It seems to me that this very much depends upon the lens in which you view things. For example, a not non-conflicting absolutists would argue that sitting and doing nothing is more evil than any of the prior alternatives. Where as a conflicting absolutist would say it's not evil at all! Thus, we must give moral illustrations to elucidate the most morally coherent solution.

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    1. I do think a vote can be intrinsically right or wrong. Consider the vote on whether or not to abort as many babies as possible. The referendum literally says, "If passed, the government shall abort as many babies as possible within the country's borders." I think it to be intrinsically wrong to vote for this.

      I didn't make an argument for Trump's being evil, but rather attempted to clarify that I viewed him to be minimally unqualified (that this point is incidental, I think, is reflected in the article itself. It takes it as a starting point of application of the aforementioned principles.). Suppose someone has a rare disorder where he involuntarily presses a button (or goes through such a motion); but it is very seldom and at varying intervals. Now suppose we want to vote on whether to place within this person's hand, at random times of varying lengths, a button that will launch nuclear missiles at...Botswana (or somewhere). A vote for this is, ceteris paribus, evil.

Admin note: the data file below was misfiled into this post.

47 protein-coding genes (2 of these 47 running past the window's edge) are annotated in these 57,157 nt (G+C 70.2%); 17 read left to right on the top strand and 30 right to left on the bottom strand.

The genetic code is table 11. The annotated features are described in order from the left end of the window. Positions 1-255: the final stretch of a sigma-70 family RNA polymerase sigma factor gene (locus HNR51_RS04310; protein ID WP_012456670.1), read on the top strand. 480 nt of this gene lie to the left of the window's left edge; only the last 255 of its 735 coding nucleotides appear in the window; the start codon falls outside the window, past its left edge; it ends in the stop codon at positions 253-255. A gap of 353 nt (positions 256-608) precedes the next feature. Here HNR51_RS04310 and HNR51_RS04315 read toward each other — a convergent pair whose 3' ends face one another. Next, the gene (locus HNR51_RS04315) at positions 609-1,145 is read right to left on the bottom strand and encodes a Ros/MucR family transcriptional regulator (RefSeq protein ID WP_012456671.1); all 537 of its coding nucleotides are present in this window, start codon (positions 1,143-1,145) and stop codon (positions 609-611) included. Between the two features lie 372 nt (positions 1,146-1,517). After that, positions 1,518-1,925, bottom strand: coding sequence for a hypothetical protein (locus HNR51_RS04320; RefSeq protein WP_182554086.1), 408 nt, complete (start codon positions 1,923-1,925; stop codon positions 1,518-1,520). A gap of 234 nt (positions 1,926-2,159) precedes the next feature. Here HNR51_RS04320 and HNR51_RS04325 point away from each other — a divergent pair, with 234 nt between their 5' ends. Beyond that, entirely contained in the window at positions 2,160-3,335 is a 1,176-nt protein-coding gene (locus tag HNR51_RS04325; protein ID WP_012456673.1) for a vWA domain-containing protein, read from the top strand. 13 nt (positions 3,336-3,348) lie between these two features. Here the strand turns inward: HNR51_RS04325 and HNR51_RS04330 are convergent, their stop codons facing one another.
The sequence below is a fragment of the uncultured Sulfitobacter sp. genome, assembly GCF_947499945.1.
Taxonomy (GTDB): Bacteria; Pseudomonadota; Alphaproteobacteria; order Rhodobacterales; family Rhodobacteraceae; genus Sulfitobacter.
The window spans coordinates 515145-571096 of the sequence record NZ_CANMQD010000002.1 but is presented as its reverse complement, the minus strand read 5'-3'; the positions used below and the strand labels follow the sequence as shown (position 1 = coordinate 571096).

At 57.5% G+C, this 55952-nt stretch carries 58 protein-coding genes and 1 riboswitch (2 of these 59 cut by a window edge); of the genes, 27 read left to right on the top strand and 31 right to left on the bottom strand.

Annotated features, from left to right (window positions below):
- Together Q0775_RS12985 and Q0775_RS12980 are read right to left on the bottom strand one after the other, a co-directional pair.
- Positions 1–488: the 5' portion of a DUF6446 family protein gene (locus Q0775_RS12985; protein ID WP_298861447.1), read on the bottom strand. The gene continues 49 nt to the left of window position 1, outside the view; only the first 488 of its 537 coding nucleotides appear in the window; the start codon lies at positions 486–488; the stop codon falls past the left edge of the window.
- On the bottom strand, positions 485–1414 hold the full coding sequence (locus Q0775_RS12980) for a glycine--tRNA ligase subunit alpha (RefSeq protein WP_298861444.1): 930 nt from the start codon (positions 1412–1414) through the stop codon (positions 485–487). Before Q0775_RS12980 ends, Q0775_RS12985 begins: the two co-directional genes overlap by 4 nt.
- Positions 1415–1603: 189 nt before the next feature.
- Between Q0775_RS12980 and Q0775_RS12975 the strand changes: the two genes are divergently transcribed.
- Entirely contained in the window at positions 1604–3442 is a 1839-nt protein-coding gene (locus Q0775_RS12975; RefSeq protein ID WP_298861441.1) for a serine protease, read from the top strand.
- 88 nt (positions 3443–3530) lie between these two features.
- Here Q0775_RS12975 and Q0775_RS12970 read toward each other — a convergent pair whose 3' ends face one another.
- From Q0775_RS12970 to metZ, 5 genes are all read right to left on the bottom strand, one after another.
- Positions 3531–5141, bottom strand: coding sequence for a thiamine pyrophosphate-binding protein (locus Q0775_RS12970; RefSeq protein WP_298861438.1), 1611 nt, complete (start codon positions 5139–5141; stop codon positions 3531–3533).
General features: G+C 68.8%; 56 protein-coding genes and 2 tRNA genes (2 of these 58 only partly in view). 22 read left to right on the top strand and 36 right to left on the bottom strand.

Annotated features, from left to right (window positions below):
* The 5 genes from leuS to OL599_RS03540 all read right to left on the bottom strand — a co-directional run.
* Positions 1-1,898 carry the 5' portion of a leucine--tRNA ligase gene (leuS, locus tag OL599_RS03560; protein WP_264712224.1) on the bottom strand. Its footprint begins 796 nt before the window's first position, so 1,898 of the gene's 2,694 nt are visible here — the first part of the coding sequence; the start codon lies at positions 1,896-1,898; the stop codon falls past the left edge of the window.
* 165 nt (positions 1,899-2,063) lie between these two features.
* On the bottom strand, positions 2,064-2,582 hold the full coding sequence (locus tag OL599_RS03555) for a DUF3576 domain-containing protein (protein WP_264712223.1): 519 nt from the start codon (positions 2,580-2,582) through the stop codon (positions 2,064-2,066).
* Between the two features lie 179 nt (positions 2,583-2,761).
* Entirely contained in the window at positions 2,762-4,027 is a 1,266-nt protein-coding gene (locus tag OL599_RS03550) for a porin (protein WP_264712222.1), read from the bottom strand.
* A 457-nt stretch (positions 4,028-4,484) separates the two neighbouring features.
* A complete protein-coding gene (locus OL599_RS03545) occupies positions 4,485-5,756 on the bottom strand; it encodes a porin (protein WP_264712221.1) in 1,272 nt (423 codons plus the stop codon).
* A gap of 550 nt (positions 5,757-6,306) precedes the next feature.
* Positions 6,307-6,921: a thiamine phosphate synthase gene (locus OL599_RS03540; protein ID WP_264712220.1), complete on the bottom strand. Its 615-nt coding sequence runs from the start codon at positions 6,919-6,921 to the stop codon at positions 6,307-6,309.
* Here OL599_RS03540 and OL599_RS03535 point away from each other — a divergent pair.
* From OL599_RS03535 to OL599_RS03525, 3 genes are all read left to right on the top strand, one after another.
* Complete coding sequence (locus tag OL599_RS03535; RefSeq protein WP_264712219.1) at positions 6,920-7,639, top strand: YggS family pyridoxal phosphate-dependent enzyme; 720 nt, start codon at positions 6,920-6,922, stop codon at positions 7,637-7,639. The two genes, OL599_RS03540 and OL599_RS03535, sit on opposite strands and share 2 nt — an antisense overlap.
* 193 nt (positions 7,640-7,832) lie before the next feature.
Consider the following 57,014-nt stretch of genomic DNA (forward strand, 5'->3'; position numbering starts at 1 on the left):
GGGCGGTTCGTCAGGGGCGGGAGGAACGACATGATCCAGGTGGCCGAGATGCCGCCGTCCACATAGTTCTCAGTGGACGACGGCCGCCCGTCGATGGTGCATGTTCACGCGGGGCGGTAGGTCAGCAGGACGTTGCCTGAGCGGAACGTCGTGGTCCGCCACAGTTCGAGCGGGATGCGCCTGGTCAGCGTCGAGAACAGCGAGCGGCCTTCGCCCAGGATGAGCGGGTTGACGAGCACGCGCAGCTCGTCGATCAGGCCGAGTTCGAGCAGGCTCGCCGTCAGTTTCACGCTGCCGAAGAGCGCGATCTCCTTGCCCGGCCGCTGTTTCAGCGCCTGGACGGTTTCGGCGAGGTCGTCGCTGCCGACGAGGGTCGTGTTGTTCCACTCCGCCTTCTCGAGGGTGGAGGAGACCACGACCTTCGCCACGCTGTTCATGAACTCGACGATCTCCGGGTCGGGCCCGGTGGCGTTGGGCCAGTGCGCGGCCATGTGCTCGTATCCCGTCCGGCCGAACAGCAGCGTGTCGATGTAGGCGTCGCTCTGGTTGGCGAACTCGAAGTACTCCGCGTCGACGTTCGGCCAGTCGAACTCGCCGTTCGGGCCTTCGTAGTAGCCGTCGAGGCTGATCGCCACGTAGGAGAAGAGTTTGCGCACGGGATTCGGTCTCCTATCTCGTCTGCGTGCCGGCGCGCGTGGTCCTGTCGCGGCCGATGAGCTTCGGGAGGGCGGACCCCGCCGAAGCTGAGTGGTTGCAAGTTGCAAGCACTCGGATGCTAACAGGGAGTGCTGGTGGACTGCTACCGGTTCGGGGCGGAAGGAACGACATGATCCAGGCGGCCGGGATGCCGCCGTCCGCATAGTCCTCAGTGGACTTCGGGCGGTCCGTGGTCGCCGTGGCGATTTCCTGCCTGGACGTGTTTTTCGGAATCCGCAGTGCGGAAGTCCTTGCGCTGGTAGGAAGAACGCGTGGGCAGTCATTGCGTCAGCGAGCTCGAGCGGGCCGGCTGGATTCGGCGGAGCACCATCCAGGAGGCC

I am not sure I have communicated non-conflicting absolutism well, or perhaps I do not understand the examples. That view is not that there are no compromises (e.g., perfect or nothing), but rather that in cases of apparent moral conflict, there is at least one right thing to do (i.e., moral norms do not conflict). Graded absolutism is that there are only wrong options, but that you should choose the least wrong, and for that you will not be blameworthy. Is it wrong to vote for a law that curtails abortion but does not get rid of it? No, since it's already here. But suppose it wasn't here, and the law read the same way. Well, then, yes. But I don't see two conflicting moral norms. Non-conflicting absolutists will argue that not voting is wrong, but only in cases where they think voting is the moral norm. But this article just is an argument for the lack of applicability, at the very least, of this norm in certain cases. That is, at least some non-conflicting absolutists do not take voting as a moral norm in all cases.

      "It seems to me that if one is to hold to non-conflicting absolutism, they must look their choice dead in the eye and confess that they are willing to allow millions to die for their principles of non-conflicting absolutism."